With anything else we read, punctuation is important. For instance, we know that there are different packets in the stuff we read, called words, and packets called sentences, and packets called paragraphs, and packets called chapters, and packets called books.

If you read the data, yourself, one character at a time, you can recognize the various end-of-packet markers yourself, and take appropriate action when they arrive.

If you have a specific definition of a packet, run it by us for comment, and help writing code to read that packet, one character at a time, and to make use of that packet contents.
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If you have a specific definition of a packet, run it by us for comment, and help writing code to read that packet, one character at a time, and to make use of that packet contents.
To me a serial data packet would be the variable and the value to set it to. What would be the best start/end of packet marker?

Would it be easier for the PC to tell the Arduino it needs data from a sensor then have the Arduino send it, or to just have the Arduino send it every time a command is received and processed?
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What would be the best start/end of packet marker?
I don't know about best, but I use < and >, and this code to read the serial data.
 
Code:
#define SOP '<'
#define EOP '>'

bool started = false;
bool ended = false;

char inData[80];
byte index;

void setup()
{
   Serial.begin(57600);
   // Other stuff...
}

void loop()
{
  // Read all serial data available, as fast as possible
  while(Serial.available() > 0)
  {
    char inChar = Serial.read();
    if(inChar == SOP)
    {
       index = 0;
       inData[index] = '\0';
       started = true;
       ended = false;
    }
    else if(inChar == EOP)
    {
       ended = true;
       break;
    }
    else
    {
      if(index < 79)
      {
        inData[index] = inChar;
        index++;
        inData[index] = '\0';
      }
    }
  }

  // We are here either because all pending serial
  // data has been read OR because an end of
  // packet marker arrived. Which is it?
  if(started && ended)
  {
    // The end of packet marker arrived. Process the packet

    // Reset for the next packet
    started = false;
    ended = false;
    index = 0;
    inData[index] = '\0';
  }
}
Where it says "Process the packet", you can deal with the name = value data.

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Would it be easier for the PC to tell the Arduino it needs data from a sensor then have the Arduino send it, or to just have the Arduino send it every time a command is received and processed?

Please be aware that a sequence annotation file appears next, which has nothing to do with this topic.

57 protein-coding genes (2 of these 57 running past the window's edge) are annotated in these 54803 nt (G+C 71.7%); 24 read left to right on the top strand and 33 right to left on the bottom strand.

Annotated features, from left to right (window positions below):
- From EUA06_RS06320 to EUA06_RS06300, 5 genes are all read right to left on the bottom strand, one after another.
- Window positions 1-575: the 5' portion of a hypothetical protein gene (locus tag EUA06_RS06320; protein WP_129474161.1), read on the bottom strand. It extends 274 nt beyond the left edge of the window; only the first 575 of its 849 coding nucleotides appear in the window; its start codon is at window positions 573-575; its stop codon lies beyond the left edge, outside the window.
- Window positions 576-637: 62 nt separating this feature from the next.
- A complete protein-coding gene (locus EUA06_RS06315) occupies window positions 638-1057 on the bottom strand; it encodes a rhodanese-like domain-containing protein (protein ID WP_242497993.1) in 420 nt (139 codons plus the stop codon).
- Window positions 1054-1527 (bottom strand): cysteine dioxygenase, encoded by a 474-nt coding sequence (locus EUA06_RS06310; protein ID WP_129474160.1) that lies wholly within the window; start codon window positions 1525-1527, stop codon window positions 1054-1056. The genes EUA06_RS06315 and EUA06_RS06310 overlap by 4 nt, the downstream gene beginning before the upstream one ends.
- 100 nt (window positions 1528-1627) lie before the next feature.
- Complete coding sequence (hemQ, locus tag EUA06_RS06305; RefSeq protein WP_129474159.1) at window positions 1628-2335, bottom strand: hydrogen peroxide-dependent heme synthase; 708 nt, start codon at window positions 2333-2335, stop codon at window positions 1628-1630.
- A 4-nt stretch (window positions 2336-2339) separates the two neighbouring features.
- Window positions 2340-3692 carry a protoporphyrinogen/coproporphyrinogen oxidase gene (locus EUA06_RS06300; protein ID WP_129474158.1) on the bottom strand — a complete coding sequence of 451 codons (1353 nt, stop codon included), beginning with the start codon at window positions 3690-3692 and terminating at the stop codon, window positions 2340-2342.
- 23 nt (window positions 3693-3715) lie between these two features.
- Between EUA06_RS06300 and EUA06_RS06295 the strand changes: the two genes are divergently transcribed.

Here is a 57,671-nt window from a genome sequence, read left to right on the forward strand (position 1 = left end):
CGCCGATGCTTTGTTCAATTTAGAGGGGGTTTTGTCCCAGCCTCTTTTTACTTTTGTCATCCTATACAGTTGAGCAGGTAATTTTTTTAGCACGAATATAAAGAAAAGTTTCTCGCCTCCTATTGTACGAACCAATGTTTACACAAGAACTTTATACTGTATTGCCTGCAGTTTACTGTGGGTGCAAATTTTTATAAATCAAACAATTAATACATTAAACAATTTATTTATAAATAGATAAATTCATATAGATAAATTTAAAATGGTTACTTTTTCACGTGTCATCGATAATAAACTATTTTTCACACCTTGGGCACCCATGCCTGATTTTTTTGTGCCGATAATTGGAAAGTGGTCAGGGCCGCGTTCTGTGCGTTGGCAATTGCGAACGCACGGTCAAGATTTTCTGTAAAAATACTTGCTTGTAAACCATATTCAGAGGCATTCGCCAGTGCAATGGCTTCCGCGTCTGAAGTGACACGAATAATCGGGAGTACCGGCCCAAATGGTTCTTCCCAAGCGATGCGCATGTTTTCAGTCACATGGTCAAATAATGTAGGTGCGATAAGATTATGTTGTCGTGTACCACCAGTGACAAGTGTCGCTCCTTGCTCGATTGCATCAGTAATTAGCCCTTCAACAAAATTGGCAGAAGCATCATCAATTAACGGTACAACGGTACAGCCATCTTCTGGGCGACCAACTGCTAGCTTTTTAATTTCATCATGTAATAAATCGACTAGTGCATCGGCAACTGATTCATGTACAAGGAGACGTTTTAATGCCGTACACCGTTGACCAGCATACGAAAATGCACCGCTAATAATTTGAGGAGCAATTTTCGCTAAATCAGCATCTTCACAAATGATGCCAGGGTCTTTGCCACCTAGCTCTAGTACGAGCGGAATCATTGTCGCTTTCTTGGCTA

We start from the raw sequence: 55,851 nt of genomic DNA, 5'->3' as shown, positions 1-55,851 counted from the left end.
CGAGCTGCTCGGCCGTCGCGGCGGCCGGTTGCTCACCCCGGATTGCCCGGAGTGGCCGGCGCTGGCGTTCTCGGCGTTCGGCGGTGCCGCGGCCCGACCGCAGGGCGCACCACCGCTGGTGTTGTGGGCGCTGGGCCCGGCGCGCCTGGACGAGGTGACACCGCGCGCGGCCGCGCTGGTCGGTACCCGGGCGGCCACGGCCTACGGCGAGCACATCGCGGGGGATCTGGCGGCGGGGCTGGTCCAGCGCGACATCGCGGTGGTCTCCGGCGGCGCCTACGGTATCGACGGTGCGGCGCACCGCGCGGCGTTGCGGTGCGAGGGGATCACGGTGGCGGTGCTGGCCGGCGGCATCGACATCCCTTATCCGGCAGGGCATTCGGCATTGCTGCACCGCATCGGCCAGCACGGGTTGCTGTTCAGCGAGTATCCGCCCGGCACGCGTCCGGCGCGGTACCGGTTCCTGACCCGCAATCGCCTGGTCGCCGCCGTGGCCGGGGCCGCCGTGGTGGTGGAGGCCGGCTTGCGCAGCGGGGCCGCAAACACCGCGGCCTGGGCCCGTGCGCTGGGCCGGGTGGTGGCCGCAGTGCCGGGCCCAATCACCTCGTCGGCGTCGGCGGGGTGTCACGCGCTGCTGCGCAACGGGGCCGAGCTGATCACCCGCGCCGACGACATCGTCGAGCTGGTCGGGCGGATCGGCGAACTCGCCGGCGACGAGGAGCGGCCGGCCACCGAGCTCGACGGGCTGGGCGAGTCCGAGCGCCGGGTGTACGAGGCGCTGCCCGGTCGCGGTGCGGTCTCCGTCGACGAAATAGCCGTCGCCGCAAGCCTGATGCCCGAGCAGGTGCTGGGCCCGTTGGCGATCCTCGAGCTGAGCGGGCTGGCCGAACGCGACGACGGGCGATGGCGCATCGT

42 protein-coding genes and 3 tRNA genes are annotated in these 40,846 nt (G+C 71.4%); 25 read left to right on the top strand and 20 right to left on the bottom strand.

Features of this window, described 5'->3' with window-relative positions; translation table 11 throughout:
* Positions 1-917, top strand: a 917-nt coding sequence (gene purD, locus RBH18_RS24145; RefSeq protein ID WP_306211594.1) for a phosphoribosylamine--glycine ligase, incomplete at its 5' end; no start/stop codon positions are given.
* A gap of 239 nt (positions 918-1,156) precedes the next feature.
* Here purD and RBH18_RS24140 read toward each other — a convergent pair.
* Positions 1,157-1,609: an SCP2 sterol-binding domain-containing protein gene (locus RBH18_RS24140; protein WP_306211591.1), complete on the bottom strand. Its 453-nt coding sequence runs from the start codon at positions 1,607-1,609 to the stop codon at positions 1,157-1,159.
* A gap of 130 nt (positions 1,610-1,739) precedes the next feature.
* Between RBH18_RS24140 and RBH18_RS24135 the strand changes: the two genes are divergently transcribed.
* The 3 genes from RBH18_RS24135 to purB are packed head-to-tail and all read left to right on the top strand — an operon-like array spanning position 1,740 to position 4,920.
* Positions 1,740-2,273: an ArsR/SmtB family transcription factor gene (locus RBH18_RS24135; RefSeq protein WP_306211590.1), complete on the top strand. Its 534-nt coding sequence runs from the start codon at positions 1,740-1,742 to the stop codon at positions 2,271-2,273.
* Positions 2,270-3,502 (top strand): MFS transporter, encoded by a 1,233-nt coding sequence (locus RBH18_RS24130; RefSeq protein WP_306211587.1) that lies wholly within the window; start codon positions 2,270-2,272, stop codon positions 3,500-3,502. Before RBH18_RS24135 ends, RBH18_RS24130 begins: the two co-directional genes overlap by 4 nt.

It would be easiest, but not necessarily best, to have the Arduino send a response after every command.
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It would be easiest, but not necessarily best, to have the Arduino send a response after every command.
I need to keep latency down so that this will be pretty close to realtime, because with 2 3000w motors on a 25lb contaption, it could get moving pretty fast. I also will be running an if statement with a few mathematical equations thrown in there, because I need to vary the range of differential drive turning depending upon the forward speed so I don't throw tracks or flip the thing smiley-eek.
Would that method of sending sensor data cause any noticeable slowdown?
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What I see as confusing is the whole read one character at a time.
Isn't that how everyone reads?

Actually no. I believe that the prevailing model is still that most people (certainly in the English and European based languages) read a word (or more) at a time, based on the 'shape' of the words.
« Last Edit: February 12, 2012, 07:14:43 am by dxw00d » Logged

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I have a similar problem to solve. I need an application to be able to do things like check for Arduino connected through ethernet and determine their IP address. I also need to be able to update their IP address from the application.

The next task would be to change some PWM channel values and display some general information to the user about the device (status, etc..).

Serial would be nice, but I may end up going with ethernet only and using UDP (?). One thought is to send UDP packets to update the controller.
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I need an application to be able to do things like check for Arduino connected through ethernet and determine their IP address.
If your PC is acting as a server, your server software should have tools to manage that. Apache does, for instance.

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I also need to be able to update their IP address from the application.
Good luck with that. The server gets a request, and servers up a response. Then, the connection is closed. Until the client connects again. A server can not initiate communication with a client.

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The next task would be to change some PWM channel values and display some general information to the user about the device (status, etc..).
You can supply new values when a client requests them. You can not push new values to a client.

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Serial would be nice, but I may end up going with ethernet only and using UDP (?). One thought is to send UDP packets to update the controller.
Everything up to this point assumed that the Arduino-as-client was connecting via ethernet...
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hello.

i just want some advice/help  smiley

my project is about sending data from pc-xbee(Tx)-xbee(Rx)-fan. in simple words, i just want to switch on/off the fan.. however, i find it very hard to start but i think http://tutorial.cytron.com.my/2011/08/13/project-14-wireless-temperature-logging/ was a very good tutorial for my project right ??

i have ..

2 Arduino Duemilanove(Compatible)-Main Board
2 Arduino-XBee Shield (without module)
2 XBee 1mW Wire Antenna - Series 2

can i use this tutorial http://antipastohw.blogspot.com/2009/01/xbee-shield-to-xbee-shield.html to make my xbee communicate to each other first?? if not, can someone help to link other tutorial (similar to my project)?? please teach me... thanx~